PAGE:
Given the high absorption coefficient of THz in tissues, the electric fields and exposure levels may vary significantly over distances of less than 0.1 mm, thus SAR needs to be considered in a novel way, over very small volumes. The concept of “micro” SAR is introduced to describe SAR variation at sub-millimeter distances. Any tissue heating in such small regions will dissipate over short time periods, thus SAR is likely to be more significant when considering the likelihood of the impact of any non-thermal effects.
A review of 32 papers dealing with the interaction of skin and THz  showed that most data on the dielectric properties of tissues are available in the 0.2-1.2 THz range. The 0.3 THz frequency is the upper range of proposed communication applications. The 0.30-0.70 THz band (λ in empty space of 1.0 to 0.43 mm) is also the most promising range for imaging, hydration sensing and industrial applications and is noted to be the optimal range when considering the compromise between sensitivity to water concentration, scattering and attenuation, and maximising spatial resolution [29–31].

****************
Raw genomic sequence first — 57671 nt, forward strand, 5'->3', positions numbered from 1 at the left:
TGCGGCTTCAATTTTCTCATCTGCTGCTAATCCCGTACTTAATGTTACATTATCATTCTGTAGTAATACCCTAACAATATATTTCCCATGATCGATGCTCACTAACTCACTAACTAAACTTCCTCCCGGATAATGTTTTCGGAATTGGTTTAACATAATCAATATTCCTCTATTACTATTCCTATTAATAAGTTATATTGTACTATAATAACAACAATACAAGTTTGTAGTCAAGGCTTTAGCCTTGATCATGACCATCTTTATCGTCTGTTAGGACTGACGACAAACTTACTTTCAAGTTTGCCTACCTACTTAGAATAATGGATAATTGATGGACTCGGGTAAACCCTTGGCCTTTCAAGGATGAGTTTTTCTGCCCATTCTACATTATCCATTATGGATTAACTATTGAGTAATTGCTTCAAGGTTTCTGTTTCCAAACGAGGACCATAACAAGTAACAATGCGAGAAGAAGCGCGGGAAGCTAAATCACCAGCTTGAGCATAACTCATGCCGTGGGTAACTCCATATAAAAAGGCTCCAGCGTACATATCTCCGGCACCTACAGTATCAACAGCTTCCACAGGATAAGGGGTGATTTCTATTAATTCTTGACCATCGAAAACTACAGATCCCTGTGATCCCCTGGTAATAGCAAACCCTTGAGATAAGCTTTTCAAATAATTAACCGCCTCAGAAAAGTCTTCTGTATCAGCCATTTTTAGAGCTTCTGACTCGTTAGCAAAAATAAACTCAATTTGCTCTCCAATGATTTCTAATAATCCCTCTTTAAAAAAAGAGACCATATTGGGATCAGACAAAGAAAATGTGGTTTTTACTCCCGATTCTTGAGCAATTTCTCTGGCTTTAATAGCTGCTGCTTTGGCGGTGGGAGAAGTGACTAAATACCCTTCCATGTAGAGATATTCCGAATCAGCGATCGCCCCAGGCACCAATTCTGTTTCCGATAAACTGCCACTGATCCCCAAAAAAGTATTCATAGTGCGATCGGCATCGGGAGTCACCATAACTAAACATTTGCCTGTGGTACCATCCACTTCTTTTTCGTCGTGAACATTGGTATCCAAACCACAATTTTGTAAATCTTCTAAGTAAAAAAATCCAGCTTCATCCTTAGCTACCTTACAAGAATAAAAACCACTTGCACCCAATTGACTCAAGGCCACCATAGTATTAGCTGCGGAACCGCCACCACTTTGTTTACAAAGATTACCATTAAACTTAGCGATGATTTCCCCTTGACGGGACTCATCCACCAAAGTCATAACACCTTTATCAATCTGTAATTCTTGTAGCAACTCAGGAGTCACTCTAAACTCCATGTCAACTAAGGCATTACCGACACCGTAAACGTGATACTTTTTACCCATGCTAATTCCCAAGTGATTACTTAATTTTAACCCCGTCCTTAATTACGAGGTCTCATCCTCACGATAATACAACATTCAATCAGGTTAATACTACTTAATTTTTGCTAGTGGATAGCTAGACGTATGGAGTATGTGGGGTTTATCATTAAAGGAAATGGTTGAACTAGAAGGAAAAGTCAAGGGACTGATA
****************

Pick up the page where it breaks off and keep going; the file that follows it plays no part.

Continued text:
The dielectric properties of skin tissue are influenced by not only water, but also major skin components such as keratin, collagen and melanin. These factors mean that the dielectric properties change in a non-linear way. For this reason, the FDTD simulations are best conducted with single frequencies. The 0.45 THz frequency (0.667 mm wavelength in empty space, 15 waves cm-1) was chosen for the simulations as it is the approximate geometric mean between 0.30-0.70 THz and is thus the most useful single frequency for investigating the range. If the appropriate dielectric properties are used, and the meshing is of the suitable size, the technique outlined in the paper is capable of simulations at other frequencies.
For the estimations to be useful, the resolution needs to be capable of discerning the skin structures, and given the dimensions of the skin layers, a minimum resolution in the order of 0.01 mm is desirable. In empty space, this is λ/67 at 0.45 THz; when the refractive index of ∼2.0 for living tissues is considered, the resolution becomes ∼λ/33 at 0.45 THz.